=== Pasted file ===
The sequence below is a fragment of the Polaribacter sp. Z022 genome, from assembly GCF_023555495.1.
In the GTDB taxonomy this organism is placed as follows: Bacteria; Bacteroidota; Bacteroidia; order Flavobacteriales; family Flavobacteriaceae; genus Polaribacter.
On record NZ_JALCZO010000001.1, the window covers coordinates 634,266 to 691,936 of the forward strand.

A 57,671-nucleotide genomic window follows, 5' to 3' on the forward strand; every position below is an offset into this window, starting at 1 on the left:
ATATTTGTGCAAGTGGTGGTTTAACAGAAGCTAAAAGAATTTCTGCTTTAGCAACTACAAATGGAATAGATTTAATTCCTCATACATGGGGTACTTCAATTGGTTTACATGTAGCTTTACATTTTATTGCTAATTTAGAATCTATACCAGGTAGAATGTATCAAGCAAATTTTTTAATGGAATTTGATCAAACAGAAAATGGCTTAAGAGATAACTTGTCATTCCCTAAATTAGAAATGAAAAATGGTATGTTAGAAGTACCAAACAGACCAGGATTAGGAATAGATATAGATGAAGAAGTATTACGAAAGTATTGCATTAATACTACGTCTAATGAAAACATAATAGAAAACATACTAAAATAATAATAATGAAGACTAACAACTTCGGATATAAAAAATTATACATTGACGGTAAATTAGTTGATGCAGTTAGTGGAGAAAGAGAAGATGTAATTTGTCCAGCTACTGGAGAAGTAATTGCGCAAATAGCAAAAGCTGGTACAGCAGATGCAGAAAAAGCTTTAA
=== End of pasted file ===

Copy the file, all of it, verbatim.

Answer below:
The sequence below is a fragment of the Polaribacter sp. Z022 genome, from assembly GCF_023555495.1.
In the GTDB taxonomy this organism is placed as follows: Bacteria; Bacteroidota; Bacteroidia; order Flavobacteriales; family Flavobacteriaceae; genus Polaribacter.
On record NZ_JALCZO010000001.1, the window covers coordinates 634,266 to 691,936 of the forward strand.

A 57,671-nucleotide genomic window follows, 5' to 3' on the forward strand; every position below is an offset into this window, starting at 1 on the left:
ATATTTGTGCAAGTGGTGGTTTAACAGAAGCTAAAAGAATTTCTGCTTTAGCAACTACAAATGGAATAGATTTAATTCCTCATACATGGGGTACTTCAATTGGTTTACATGTAGCTTTACATTTTATTGCTAATTTAGAATCTATACCAGGTAGAATGTATCAAGCAAATTTTTTAATGGAATTTGATCAAACAGAAAATGGCTTAAGAGATAACTTGTCATTCCCTAAATTAGAAATGAAAAATGGTATGTTAGAAGTACCAAACAGACCAGGATTAGGAATAGATATAGATGAAGAAGTATTACGAAAGTATTGCATTAATACTACGTCTAATGAAAACATAATAGAAAACATACTAAAATAATAATAATGAAGACTAACAACTTCGGATATAAAAAATTATACATTGACGGTAAATTAGTTGATGCAGTTAGTGGAGAAAGAGAAGATGTAATTTGTCCAGCTACTGGAGAAGTAATTGCGCAAATAGCAAAAGCTGGTACAGCAGATGCAGAAAAAGCTTTAA